Thursday, March 31, 2011

My Students Recite Poems from the Harlem Renaissance


As a culminating activity for our study of the Harlem Renaissance, I brought my video camera to class and filmed some of my students reciting poems from Langston Hughes and Countee Cullen.  You should see what a great job they did.

1. "I, Too" by Langston Hughes





I, Too
Langston Hughes

I, too, sing America.

I am the darker brother.
They send me to eat in the kitchen
When company comes,

But I laugh,
And eat well,
And grow strong.

Tomorrow,
I'll be at the table
When company comes.
Nobody'll dare
Say to me,
"Eat in the kitchen,"
Then.

Besides,
They'll see how beautiful I am
And be ashamed--

I, too, am America.





2. "Mother to Son," by Langston Hughes




Mother to Son
Langston Hughes

Well, son, I'll tell you:
Life for me ain't been no crystal stair.
It's had tacks in it,
And splinters,
And boards torn up,
And places with no carpet on the floor—
Bare.
But all the time
I'se been a-climbin' on,
And reachin' landin's,
And turnin' corners,
And sometimes goin' in the dark
Where there ain't been no light.
So, boy, don't you turn back.
Don't you set down on the steps.
'Cause you finds it's kinder hard.
Don't you fall now—
For I'se still goin', honey,
I'se still climbin',
And life for me ain't been no crystal stair. 



3. "Incident," by Countee Cullen




Incident
Countee Cullen

Once riding in old Baltimore,
Heart-filled, head-filled with glee;
I saw a Baltimorean
Keep looking straight at me.

Now I was eight and very small,
And he was no whit bigger,
And so I smiled, but he poked out
His tongue, and called me, "Nigger."

I saw the whole of Balimore
From May until December;
Of all the things that happened there
That's all that I remember.



4. "For a Lady I Know," by Countee Cullen




For A Lady I Know
Countee Cullen

She even thinks that up in heaven
     Her class lies late and snores,
While poor black cherubs rise at seven
     To do celestial chores.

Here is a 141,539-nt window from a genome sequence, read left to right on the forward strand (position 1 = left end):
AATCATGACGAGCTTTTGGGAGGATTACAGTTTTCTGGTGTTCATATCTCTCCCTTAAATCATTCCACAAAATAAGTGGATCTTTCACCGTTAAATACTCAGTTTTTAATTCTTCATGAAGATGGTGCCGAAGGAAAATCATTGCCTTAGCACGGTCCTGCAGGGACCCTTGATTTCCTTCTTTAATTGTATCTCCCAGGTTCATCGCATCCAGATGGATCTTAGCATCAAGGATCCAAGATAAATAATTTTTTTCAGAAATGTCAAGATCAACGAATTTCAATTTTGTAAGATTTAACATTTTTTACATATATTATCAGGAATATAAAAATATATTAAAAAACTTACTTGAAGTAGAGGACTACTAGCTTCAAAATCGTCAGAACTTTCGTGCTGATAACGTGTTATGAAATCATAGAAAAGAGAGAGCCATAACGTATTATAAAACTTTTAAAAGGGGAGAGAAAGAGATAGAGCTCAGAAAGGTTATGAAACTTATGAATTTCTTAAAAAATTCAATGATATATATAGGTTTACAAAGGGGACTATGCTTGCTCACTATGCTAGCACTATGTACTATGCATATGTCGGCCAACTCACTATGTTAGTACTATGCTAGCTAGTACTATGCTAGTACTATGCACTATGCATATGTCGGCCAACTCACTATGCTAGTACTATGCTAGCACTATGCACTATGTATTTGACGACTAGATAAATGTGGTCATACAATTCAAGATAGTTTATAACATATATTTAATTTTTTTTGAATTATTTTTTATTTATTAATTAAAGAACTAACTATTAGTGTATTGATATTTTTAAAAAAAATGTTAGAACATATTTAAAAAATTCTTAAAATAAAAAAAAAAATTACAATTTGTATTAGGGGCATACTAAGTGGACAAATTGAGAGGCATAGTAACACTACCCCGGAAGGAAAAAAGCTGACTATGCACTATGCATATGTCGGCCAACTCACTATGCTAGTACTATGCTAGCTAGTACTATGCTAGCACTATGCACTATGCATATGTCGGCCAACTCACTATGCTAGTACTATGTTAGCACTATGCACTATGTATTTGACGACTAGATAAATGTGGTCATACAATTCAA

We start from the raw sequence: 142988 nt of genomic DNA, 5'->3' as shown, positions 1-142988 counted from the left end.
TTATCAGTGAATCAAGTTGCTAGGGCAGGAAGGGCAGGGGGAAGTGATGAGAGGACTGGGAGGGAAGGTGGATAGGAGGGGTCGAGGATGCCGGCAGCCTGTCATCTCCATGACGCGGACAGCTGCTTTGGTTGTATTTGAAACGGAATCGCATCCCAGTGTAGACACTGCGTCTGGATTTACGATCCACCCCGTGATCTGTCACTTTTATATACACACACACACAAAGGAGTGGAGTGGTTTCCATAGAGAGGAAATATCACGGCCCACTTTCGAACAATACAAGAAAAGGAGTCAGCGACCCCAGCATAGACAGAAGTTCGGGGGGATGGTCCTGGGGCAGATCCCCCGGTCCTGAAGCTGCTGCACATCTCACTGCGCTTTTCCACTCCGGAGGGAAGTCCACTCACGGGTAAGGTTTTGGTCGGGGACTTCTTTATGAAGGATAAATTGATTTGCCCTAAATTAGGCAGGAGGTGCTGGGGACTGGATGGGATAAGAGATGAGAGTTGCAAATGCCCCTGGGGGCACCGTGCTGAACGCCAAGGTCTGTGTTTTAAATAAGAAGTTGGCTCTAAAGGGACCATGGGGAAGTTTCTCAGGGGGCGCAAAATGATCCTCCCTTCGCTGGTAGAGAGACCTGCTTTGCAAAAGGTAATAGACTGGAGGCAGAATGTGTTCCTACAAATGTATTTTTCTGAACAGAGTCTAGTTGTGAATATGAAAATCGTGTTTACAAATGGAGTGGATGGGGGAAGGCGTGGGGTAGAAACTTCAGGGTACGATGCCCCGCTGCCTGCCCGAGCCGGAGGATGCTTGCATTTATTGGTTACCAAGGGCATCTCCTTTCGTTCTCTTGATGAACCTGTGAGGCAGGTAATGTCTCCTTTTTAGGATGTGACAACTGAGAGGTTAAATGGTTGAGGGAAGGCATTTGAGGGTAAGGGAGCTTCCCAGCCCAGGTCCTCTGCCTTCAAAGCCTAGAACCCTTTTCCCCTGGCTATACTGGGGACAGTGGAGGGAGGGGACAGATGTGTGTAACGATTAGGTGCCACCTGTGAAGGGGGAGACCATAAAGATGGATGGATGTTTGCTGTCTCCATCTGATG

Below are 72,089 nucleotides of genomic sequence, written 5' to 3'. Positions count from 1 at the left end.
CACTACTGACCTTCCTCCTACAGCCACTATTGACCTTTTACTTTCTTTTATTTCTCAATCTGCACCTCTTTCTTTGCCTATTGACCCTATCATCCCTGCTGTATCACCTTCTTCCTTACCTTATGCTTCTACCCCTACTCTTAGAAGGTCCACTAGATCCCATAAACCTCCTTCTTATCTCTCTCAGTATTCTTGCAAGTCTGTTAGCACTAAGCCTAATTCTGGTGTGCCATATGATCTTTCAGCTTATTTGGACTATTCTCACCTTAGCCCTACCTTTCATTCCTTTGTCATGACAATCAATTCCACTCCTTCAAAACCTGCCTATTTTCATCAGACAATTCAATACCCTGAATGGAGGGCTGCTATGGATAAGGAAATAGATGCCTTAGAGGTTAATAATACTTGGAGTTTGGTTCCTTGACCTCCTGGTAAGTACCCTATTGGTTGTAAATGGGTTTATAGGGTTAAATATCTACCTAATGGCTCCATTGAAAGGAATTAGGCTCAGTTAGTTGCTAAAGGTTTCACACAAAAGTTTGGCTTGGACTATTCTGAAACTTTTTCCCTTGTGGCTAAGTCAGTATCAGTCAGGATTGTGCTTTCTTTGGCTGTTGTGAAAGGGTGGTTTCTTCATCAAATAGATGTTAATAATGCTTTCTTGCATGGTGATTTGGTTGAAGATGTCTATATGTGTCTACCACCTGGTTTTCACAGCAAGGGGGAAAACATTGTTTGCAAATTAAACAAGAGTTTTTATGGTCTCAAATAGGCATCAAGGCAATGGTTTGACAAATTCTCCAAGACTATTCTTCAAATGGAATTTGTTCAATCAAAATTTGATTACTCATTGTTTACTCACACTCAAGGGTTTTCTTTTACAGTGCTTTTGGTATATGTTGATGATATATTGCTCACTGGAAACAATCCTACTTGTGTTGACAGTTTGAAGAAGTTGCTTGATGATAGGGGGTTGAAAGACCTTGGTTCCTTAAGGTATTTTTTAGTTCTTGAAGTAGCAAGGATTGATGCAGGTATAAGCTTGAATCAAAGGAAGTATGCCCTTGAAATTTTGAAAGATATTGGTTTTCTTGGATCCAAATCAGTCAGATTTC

5. "Harlem," by Langston Hughes




Harlem
Langston Hughes

What happens to a dream deferred?

Does it dry up
like a raisin in the sun?
Or fester like a sore—
And then run?
Does it stink like rotten meat?
Or crust and sugar over—
like a syrupy sweet?

Maybe it just sags
like a heavy load.

Or does it explode?



6.  "Lenox Avenue: Midnight," by Langston Hughes




Lenox Avenue: Midnight
Langston Hughes

The rhythm of life
Is a jazz rhythm,
Honey.
The gods are laughing at us.

The broken heart of love,
The weary, weary heart of pain,—
     Overtones,
     Undertones,
To the rumble of street cars,
To the swish of rain.

Lenox Avenue,
Honey.
Midnight,
And the gods are laughing at us.



7. "Still Here," by Langston Hughes




Still Here
Langston Hughes

I’ve been scarred and battered.
My hopes the wind done scattered.
Snow has friz me,
Sun has baked me,

Looks like between 'em they done
Tried to make me

Stop laughin', stop lovin', stop livin'--
But I don't care!
I'm still here!



8. "I, Too" (two!), by Langston Hughes

3 comments:

  1. Kudos to the kids willing to speak on camera and for you, getting them there. I hope M.A.S.E. becomes the school you dream it to be.

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  2. What a great project! I want to try it for my class.

    Amy

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  3. These are great. I've never read any Countee Cullen before.

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